A Man and a Woman
Distributed by: United Artists
Released: July 1966
On the surface, A Man and a Woman is a film as simple as its title. You pretty much get what you are expecting: A romance, a touch of comedy, some suspense as to whether the man and woman will be a couple in the end—the details are what may make the movie interesting. It’s kind of like when you watch one of those trailers that pretty much tells you the whole story, and you wonder whether you should bother seeing the film—well, if there car crashes in the trailer and you are into car crashes, you probably don’t really care if the trailer gives too much away. If you see the title A Man and a Woman and think that’s for you, you’ll probably like it. If you just got dumped or divorced or hate romance films, you probably should forget about it.
|Jean-Louis and Anne|
So like any good romance, Jean-Louis and Anne meet almost accidentally, in their case because of their kids; they have a feeling-out period; they admit to themselves and to each other their attraction; they have a feeling-out period (which today would get them their PG-13 rating); then an obstacle pops up and you’ll just have to watch it find out whether the homme and the femme end up together.
|Jean-Louis (Trintignant) and Anne in Amour|
There is a realness to Jean-Louis and Anne's romance. Jean-Louis is frequently unsure about what to do and about what Anne wants him to do. One humorous scene has him talking to himself about how to react to her congratulatory note after he has won a race. Anne is the more unsure one about how she feels about things in relation to her past relationship. The question is whether she will let go of her dead stuntman in order to be happy with Jean-Louis. You can probably guess if she will. But that’s okay.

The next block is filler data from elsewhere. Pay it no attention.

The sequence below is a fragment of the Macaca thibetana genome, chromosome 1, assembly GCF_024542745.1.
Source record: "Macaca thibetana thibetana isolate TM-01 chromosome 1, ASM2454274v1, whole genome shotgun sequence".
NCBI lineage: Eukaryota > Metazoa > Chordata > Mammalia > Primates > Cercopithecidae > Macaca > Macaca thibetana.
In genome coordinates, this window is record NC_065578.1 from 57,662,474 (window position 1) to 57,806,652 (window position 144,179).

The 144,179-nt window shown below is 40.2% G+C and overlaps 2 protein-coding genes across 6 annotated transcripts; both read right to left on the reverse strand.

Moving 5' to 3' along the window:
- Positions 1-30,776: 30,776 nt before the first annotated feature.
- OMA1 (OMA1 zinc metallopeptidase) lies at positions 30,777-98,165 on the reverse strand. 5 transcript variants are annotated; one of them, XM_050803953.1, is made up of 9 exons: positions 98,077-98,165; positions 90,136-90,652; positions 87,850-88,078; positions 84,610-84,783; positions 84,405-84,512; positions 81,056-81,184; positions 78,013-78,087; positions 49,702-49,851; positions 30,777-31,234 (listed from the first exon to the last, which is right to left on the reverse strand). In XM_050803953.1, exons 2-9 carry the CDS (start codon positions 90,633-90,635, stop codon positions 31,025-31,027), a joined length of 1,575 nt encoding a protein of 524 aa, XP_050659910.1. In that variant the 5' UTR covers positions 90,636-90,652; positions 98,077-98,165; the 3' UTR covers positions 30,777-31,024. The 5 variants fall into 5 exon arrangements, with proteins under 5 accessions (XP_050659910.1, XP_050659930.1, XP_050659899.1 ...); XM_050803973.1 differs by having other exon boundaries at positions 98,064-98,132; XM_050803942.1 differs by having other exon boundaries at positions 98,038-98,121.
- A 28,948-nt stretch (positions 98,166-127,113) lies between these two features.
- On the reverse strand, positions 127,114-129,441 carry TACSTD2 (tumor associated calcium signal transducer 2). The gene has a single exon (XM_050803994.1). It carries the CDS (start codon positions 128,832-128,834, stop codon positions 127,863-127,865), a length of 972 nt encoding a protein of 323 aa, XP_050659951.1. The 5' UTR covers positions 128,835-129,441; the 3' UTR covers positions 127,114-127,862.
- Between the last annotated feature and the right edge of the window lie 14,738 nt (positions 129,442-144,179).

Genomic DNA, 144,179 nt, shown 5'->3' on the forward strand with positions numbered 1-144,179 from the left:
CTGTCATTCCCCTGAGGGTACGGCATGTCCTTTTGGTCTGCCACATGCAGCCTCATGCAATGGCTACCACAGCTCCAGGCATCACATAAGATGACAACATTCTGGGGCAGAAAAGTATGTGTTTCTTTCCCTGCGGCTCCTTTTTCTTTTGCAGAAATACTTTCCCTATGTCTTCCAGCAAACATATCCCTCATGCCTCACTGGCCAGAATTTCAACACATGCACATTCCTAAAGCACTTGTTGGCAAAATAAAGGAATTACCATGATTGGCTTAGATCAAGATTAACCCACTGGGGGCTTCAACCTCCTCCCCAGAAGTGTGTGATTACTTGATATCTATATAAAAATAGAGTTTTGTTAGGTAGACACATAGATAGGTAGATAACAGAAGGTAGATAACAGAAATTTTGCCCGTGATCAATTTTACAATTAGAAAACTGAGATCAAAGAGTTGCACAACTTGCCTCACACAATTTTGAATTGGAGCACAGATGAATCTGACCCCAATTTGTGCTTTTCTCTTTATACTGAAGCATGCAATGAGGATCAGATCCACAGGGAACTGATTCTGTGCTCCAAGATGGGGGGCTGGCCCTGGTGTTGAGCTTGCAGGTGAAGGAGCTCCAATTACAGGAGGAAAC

|No car crashes in this one|
The Culture: The feel of this film is a shift in times, from the more conservative 1950’s into the more sexually permissive 60’s. The outdoor scenes are in color and the interiors are shot in black-and-white, adding to the sense of transition. Men wear suits on dates and both feel free to smoke while dining at a restaurant with their kids. It’s sort of a cross between Mad Men and Flight of the Concords' “Foux du Fafa.”
Agenda danger: This one is as apolitical as it gets—a nice escape.
Best Picture that year: A Man for All Seasons
Rating: A pleasant enough romance. Both l’homme and la femme are likeable enough, and of course, the natural impulse is to hope they get together to become un couple. Again, a mere reading of the title will tell you whether you’ll like it or not. I prefer more complicated stories generally, but somehow knowing there probably wouldn’t be too many surprises didn’t take away from the romance for me. And if you are into car crashes, you just might be in luck.